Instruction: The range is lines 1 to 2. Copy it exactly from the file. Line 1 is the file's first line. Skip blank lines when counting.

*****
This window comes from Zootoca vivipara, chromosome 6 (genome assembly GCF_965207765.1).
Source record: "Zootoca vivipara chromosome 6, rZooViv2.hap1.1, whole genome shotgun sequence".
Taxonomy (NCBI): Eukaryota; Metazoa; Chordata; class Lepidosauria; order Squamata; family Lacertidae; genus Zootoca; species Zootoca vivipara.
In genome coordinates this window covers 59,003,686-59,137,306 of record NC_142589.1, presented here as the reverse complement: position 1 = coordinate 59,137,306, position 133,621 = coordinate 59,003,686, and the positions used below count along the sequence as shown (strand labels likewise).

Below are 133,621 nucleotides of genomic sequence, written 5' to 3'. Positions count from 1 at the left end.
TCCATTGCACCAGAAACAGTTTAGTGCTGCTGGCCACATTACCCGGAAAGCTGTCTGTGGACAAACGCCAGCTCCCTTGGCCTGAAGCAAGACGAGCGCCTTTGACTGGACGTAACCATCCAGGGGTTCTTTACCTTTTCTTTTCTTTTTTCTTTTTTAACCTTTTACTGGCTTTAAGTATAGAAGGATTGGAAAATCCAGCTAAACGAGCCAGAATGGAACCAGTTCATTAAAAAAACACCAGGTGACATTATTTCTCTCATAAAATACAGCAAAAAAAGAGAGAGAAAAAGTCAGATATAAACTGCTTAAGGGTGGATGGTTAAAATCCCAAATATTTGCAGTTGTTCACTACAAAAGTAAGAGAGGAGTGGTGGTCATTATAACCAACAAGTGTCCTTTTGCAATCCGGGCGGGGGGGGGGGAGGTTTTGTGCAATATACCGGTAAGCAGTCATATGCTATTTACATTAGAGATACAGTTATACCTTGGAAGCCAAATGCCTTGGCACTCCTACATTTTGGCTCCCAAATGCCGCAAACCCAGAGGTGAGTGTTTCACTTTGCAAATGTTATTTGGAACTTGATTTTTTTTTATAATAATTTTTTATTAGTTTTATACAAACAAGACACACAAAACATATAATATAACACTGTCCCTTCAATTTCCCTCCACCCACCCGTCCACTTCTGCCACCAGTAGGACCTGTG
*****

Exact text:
This window comes from Zootoca vivipara, chromosome 6 (genome assembly GCF_965207765.1).
Source record: "Zootoca vivipara chromosome 6, rZooViv2.hap1.1, whole genome shotgun sequence".